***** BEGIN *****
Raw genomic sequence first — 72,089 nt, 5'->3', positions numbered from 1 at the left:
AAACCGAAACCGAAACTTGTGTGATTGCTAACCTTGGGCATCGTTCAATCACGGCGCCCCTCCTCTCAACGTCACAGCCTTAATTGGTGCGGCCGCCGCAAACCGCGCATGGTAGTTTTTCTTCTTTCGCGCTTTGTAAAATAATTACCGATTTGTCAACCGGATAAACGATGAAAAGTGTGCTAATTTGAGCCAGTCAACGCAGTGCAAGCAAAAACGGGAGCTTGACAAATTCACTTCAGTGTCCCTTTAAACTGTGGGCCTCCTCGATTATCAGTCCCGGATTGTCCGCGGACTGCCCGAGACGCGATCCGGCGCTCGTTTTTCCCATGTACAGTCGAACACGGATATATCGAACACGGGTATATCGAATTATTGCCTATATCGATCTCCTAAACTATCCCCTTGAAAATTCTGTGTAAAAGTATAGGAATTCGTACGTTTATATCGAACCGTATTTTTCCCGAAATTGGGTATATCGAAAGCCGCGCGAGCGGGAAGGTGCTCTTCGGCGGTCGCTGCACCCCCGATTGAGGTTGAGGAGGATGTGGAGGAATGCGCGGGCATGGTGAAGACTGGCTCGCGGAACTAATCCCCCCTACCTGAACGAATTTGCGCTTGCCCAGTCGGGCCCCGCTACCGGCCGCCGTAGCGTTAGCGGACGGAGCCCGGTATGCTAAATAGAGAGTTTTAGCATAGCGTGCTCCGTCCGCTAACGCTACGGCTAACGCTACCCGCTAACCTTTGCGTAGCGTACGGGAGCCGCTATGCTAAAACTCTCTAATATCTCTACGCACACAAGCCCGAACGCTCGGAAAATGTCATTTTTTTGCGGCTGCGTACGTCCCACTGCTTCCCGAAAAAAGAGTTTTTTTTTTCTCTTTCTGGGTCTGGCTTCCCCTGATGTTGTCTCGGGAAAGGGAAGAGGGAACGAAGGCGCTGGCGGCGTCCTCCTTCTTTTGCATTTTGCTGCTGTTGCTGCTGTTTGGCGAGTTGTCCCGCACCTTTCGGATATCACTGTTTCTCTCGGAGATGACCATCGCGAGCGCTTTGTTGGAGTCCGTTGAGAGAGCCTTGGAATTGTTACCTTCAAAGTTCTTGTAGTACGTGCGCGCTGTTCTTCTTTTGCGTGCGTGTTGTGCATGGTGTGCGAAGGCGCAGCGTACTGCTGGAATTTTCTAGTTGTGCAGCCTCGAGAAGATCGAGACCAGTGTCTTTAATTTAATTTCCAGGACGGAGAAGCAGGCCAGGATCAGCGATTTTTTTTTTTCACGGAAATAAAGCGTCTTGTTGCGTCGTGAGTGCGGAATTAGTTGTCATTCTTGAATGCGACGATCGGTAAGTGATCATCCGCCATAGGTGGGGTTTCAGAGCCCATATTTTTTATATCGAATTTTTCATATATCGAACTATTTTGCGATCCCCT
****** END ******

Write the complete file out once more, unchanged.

Raw genomic sequence first — 72,089 nt, 5'->3', positions numbered from 1 at the left:
AAACCGAAACCGAAACTTGTGTGATTGCTAACCTTGGGCATCGTTCAATCACGGCGCCCCTCCTCTCAACGTCACAGCCTTAATTGGTGCGGCCGCCGCAAACCGCGCATGGTAGTTTTTCTTCTTTCGCGCTTTGTAAAATAATTACCGATTTGTCAACCGGATAAACGATGAAAAGTGTGCTAATTTGAGCCAGTCAACGCAGTGCAAGCAAAAACGGGAGCTTGACAAATTCACTTCAGTGTCCCTTTAAACTGTGGGCCTCCTCGATTATCAGTCCCGGATTGTCCGCGGACTGCCCGAGACGCGATCCGGCGCTCGTTTTTCCCATGTACAGTCGAACACGGATATATCGAACACGGGTATATCGAATTATTGCCTATATCGATCTCCTAAACTATCCCCTTGAAAATTCTGTGTAAAAGTATAGGAATTCGTACGTTTATATCGAACCGTATTTTTCCCGAAATTGGGTATATCGAAAGCCGCGCGAGCGGGAAGGTGCTCTTCGGCGGTCGCTGCACCCCCGATTGAGGTTGAGGAGGATGTGGAGGAATGCGCGGGCATGGTGAAGACTGGCTCGCGGAACTAATCCCCCCTACCTGAACGAATTTGCGCTTGCCCAGTCGGGCCCCGCTACCGGCCGCCGTAGCGTTAGCGGACGGAGCCCGGTATGCTAAATAGAGAGTTTTAGCATAGCGTGCTCCGTCCGCTAACGCTACGGCTAACGCTACCCGCTAACCTTTGCGTAGCGTACGGGAGCCGCTATGCTAAAACTCTCTAATATCTCTACGCACACAAGCCCGAACGCTCGGAAAATGTCATTTTTTTGCGGCTGCGTACGTCCCACTGCTTCCCGAAAAAAGAGTTTTTTTTTTCTCTTTCTGGGTCTGGCTTCCCCTGATGTTGTCTCGGGAAAGGGAAGAGGGAACGAAGGCGCTGGCGGCGTCCTCCTTCTTTTGCATTTTGCTGCTGTTGCTGCTGTTTGGCGAGTTGTCCCGCACCTTTCGGATATCACTGTTTCTCTCGGAGATGACCATCGCGAGCGCTTTGTTGGAGTCCGTTGAGAGAGCCTTGGAATTGTTACCTTCAAAGTTCTTGTAGTACGTGCGCGCTGTTCTTCTTTTGCGTGCGTGTTGTGCATGGTGTGCGAAGGCGCAGCGTACTGCTGGAATTTTCTAGTTGTGCAGCCTCGAGAAGATCGAGACCAGTGTCTTTAATTTAATTTCCAGGACGGAGAAGCAGGCCAGGATCAGCGATTTTTTTTTTTCACGGAAATAAAGCGTCTTGTTGCGTCGTGAGTGCGGAATTAGTTGTCATTCTTGAATGCGACGATCGGTAAGTGATCATCCGCCATAGGTGGGGTTTCAGAGCCCATATTTTTTATATCGAATTTTTCATATATCGAACTATTTTGCGATCCCCT